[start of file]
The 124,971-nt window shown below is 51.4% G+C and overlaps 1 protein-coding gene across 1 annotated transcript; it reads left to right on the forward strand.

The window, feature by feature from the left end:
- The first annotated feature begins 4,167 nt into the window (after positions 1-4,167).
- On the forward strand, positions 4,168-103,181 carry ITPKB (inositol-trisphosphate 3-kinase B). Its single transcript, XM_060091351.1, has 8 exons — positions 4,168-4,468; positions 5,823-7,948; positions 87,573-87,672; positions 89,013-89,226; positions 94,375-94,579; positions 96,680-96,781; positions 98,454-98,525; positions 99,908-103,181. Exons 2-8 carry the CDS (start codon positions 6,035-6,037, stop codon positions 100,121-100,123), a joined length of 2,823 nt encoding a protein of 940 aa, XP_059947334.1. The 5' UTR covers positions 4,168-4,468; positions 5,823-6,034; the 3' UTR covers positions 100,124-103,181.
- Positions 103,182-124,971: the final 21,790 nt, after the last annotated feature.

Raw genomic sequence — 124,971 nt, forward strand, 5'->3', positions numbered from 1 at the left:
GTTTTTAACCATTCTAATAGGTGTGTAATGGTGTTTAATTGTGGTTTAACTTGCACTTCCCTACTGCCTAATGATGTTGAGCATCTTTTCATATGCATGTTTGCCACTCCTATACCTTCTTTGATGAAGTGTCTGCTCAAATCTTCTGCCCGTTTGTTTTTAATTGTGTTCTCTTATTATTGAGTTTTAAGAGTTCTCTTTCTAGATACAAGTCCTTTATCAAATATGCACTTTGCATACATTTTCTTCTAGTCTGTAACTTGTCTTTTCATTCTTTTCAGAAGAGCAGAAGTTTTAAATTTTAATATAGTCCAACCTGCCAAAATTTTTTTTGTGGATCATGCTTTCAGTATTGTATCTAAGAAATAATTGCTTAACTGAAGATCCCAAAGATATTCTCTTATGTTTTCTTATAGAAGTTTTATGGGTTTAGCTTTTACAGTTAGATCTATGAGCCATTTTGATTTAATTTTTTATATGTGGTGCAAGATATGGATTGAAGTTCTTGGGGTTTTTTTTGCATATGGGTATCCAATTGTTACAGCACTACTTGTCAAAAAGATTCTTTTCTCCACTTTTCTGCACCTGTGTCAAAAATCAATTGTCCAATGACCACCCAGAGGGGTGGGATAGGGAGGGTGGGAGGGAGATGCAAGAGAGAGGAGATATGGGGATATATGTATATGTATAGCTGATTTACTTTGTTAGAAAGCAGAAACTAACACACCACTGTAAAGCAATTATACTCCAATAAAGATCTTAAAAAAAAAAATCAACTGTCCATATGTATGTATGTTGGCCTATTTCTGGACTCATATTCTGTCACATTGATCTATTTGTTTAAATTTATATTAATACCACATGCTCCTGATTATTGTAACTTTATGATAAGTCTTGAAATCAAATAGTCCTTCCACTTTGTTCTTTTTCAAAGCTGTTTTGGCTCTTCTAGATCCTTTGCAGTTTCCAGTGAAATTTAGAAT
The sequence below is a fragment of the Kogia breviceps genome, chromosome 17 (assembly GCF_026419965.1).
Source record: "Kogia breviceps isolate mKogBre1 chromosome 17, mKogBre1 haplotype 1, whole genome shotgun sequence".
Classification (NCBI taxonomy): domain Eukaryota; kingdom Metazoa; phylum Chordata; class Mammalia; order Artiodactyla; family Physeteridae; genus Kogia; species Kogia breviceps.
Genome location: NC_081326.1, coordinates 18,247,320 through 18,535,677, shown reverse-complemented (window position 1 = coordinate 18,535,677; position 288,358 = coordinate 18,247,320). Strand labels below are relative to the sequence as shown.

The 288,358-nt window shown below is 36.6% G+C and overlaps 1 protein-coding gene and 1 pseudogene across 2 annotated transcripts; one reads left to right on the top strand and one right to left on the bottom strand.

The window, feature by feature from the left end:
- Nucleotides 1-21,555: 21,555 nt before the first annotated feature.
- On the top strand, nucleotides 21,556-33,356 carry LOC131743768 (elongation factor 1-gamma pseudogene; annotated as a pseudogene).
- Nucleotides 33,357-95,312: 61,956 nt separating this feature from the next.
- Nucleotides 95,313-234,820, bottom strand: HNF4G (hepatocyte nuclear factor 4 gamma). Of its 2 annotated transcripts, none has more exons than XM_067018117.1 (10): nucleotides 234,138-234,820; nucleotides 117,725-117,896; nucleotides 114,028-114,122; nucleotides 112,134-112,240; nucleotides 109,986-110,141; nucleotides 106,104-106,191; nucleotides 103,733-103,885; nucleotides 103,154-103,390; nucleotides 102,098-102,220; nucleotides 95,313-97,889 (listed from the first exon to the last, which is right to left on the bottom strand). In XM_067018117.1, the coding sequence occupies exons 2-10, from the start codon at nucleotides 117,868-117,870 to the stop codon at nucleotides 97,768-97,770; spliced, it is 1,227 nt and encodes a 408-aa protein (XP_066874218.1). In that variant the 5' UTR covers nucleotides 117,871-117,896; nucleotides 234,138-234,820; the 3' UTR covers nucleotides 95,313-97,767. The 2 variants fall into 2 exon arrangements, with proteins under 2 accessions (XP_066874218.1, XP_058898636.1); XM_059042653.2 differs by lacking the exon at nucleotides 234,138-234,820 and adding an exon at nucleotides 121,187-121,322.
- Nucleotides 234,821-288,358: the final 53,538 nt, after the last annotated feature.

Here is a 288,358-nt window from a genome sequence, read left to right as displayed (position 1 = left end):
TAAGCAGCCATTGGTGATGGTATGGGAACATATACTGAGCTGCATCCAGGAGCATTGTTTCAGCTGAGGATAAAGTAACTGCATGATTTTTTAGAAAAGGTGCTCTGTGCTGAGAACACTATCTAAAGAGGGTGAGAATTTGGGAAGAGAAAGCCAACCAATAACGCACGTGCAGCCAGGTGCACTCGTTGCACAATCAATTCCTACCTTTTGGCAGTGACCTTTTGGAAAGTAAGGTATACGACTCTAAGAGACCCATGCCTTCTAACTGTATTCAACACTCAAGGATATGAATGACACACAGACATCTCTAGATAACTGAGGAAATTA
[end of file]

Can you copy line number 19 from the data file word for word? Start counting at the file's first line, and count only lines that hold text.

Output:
Here is a 288,358-nt window from a genome sequence, read left to right as displayed (position 1 = left end):